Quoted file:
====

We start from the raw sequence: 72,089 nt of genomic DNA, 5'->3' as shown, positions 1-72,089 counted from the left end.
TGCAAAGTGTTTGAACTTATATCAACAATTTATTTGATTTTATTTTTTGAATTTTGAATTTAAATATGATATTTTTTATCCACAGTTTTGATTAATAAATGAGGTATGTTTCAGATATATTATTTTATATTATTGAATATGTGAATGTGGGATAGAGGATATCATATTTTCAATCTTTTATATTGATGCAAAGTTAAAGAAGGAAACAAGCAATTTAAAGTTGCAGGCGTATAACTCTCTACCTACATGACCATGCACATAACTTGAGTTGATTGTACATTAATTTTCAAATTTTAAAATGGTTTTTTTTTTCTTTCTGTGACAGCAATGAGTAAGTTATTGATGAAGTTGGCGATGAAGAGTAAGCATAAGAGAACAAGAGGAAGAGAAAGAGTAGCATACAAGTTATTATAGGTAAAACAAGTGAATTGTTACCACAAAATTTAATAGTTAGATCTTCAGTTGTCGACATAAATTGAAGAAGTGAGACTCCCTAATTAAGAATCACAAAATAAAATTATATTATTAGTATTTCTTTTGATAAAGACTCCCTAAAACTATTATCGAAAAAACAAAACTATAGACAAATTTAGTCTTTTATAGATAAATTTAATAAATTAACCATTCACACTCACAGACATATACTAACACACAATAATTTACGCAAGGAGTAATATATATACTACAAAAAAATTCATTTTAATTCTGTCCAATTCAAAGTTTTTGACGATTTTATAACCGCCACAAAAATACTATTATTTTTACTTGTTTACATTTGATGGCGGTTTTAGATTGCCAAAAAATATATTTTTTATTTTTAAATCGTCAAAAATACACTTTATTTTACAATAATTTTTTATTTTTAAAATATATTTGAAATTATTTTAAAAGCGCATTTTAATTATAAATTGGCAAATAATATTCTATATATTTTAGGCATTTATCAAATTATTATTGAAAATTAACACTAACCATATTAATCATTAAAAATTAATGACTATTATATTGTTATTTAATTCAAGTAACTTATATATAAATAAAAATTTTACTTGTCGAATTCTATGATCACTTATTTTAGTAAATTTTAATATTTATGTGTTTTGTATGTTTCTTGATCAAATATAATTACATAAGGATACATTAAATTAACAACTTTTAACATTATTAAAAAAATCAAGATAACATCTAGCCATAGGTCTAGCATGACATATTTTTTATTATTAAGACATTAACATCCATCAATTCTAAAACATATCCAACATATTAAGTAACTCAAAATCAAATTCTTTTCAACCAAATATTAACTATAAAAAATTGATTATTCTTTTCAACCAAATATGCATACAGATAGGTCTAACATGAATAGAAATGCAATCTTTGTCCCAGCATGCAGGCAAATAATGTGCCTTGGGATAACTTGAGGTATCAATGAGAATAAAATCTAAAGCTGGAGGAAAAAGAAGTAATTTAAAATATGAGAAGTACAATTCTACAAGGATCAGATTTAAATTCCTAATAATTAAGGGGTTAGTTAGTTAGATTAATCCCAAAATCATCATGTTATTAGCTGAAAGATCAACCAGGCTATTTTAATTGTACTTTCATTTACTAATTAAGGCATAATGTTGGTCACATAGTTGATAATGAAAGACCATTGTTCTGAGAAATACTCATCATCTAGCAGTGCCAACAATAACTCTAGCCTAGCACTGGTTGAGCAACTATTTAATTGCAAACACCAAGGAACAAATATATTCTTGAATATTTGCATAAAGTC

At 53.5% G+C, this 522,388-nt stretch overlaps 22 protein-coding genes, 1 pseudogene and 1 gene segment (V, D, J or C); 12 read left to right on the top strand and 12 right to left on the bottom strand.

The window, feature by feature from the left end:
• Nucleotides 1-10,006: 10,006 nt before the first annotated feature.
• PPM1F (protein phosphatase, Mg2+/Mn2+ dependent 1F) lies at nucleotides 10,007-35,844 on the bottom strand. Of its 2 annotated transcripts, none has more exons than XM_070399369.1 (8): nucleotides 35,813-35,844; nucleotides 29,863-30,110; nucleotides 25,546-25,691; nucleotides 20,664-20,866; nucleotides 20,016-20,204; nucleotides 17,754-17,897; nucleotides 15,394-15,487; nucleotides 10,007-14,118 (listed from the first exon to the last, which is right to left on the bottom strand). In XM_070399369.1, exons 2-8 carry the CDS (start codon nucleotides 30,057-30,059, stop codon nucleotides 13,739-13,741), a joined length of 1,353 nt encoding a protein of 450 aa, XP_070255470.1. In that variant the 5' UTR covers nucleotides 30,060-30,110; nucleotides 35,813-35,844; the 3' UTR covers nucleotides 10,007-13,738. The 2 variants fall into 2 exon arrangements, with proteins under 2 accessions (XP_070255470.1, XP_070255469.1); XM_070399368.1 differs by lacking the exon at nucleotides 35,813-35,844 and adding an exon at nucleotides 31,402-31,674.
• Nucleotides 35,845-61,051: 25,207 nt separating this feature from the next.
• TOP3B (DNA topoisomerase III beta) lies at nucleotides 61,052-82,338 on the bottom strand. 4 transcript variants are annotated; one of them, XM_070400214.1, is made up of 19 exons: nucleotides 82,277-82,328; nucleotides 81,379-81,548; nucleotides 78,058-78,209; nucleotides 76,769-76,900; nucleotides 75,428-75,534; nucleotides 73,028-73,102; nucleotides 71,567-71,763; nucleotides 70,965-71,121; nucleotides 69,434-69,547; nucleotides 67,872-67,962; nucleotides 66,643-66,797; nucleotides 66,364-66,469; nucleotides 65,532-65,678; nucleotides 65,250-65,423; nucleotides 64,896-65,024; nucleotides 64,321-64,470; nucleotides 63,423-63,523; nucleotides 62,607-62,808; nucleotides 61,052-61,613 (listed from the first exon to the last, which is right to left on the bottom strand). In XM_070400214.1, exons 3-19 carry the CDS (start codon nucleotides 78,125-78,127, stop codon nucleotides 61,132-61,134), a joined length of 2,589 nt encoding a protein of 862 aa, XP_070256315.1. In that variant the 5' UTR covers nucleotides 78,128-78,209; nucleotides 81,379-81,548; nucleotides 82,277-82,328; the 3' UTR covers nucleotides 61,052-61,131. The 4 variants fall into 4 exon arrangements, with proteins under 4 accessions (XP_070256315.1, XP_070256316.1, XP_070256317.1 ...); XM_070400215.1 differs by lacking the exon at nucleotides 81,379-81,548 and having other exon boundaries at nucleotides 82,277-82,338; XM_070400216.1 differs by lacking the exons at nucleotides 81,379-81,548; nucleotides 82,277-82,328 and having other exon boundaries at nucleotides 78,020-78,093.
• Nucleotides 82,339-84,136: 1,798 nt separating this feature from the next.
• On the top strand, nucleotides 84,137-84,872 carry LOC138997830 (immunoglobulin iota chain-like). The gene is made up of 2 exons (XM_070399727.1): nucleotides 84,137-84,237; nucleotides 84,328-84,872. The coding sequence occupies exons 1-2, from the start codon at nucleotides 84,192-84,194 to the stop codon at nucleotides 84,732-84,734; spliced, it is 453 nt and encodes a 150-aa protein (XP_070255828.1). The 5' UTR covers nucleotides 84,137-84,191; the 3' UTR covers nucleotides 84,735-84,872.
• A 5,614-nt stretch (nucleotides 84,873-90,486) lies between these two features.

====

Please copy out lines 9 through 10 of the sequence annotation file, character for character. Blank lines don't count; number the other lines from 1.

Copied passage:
• Nucleotides 82,339-84,136: 1,798 nt separating this feature from the next.
• On the top strand, nucleotides 84,137-84,872 carry LOC138997830 (immunoglobulin iota chain-like). The gene is made up of 2 exons (XM_070399727.1): nucleotides 84,137-84,237; nucleotides 84,328-84,872. The coding sequence occupies exons 1-2, from the start codon at nucleotides 84,192-84,194 to the stop codon at nucleotides 84,732-84,734; spliced, it is 453 nt and encodes a 150-aa protein (XP_070255828.1). The 5' UTR covers nucleotides 84,137-84,191; the 3' UTR covers nucleotides 84,735-84,872.